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HOME EXTENSIONS BIRMINGHAMAcknowledge Wikipedia for the following information.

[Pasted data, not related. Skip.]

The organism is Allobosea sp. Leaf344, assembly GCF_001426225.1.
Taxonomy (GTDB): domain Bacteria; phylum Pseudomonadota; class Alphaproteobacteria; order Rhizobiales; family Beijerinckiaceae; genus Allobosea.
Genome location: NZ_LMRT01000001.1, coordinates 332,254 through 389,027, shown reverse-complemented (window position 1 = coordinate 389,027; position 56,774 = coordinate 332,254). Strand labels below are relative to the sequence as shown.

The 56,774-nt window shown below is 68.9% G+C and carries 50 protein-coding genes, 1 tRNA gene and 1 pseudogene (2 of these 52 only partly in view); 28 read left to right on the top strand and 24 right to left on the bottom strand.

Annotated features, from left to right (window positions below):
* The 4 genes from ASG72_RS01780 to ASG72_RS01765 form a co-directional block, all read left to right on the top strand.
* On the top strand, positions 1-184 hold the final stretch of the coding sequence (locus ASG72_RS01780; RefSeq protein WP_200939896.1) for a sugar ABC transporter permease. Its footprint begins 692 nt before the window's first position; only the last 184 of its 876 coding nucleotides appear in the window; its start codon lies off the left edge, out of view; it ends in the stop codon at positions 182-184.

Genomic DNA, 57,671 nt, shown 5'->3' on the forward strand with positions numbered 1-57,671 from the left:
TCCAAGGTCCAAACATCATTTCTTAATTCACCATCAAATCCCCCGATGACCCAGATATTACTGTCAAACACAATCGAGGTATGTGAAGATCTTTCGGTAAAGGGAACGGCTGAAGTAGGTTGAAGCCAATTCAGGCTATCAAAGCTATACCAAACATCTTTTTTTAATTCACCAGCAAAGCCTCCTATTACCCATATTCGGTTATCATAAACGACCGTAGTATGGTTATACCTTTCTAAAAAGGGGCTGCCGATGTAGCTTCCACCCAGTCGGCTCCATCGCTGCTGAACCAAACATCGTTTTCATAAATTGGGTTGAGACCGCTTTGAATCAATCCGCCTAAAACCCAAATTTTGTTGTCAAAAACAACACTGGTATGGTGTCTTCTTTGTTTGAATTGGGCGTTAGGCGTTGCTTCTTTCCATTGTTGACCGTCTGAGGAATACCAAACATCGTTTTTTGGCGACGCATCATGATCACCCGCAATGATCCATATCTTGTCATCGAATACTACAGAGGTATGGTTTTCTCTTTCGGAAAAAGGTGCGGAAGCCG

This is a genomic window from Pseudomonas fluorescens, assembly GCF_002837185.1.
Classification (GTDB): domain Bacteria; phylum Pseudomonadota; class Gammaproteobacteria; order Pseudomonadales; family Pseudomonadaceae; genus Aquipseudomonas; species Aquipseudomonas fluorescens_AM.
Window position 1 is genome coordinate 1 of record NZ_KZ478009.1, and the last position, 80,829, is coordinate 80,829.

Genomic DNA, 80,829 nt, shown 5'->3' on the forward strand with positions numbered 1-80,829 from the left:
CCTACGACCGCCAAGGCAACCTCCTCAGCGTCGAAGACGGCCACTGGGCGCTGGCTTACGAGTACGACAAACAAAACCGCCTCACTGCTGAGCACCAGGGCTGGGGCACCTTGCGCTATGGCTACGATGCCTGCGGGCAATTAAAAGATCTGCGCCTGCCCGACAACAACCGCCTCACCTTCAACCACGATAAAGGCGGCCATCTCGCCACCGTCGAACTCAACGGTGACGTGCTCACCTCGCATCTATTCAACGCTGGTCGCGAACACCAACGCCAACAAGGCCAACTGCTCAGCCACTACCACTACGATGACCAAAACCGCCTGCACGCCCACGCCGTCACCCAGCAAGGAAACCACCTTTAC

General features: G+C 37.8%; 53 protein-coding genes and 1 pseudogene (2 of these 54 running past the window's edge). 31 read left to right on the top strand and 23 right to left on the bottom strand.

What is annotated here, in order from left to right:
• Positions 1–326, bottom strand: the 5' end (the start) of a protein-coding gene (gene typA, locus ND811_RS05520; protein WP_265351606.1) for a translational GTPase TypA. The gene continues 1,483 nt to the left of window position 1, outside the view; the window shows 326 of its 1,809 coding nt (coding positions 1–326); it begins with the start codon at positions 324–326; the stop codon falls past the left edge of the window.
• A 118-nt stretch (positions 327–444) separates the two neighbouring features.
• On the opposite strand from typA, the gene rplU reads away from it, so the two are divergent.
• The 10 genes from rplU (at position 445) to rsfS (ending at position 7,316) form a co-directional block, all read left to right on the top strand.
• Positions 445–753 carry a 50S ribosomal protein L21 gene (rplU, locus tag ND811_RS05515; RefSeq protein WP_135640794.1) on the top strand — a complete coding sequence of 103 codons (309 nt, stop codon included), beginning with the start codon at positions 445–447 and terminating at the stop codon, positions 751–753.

In the 6th century, Birmingham was an Anglo-Saxon farming hamlet on the banks of the River Rea. The name 'Birmingham' comes from "Beorma ingas ham", meaning "home of the people of Beorma." Birmingham was first recorded in written documents by the Domesday Book of 1086 as a small village, worth only 20 shillings. There were many variations on this name. Bermingeham is another version. In the 12th century, Birmingham was granted a royal charter to hold a market, which in time became known as the Bull Ring, transforming Birmingham from a village to a market town. As early as the 16th century, Birmingham's access to supplies of iron ore and coal meant that metalworking industries became established. By the time of the English Civil War in the 17th century, Birmingham had become an important manufacturing town with a reputation for producing small arms. Arms manufacture in Birmingham became a staple trade and was concentrated in the area known as the Gun Quarter. During the Industrial Revolution (from the mid-18th century onwards), Birmingham grew rapidly into a major industrial centre and the town prospered. During the 18th century, Birmingham was home to the Lunar Society, an important gathering of local thinkers and industrialists. Timber framing is the method of creating framed structures of heavy timber jointed together with pegged mortise and tenon joints (lengthening scarf joints and lap joints are also used). Diagonal bracing is used to prevent racking of the structure. To deal with the variable sizes and shapes of hewn and sawn timbers the two main historical layout methods used were: scribe carpentry and square rule carpentry. Scribing was used throughout Europe, especially from the 12th century to the 19th century, and was brought to North America where it was common into the early 19th century. In a scribe frame every timber will only fit in one place so that every timber has to be numbered. Square rule carpentry developed in New England in the 18th century and features housed joints in main timbers to allow for interchangeable braces and girts. Today regularized timber can mean that timber framing is treated as joinery especially when cut by large CNC (computer numerical control) machines.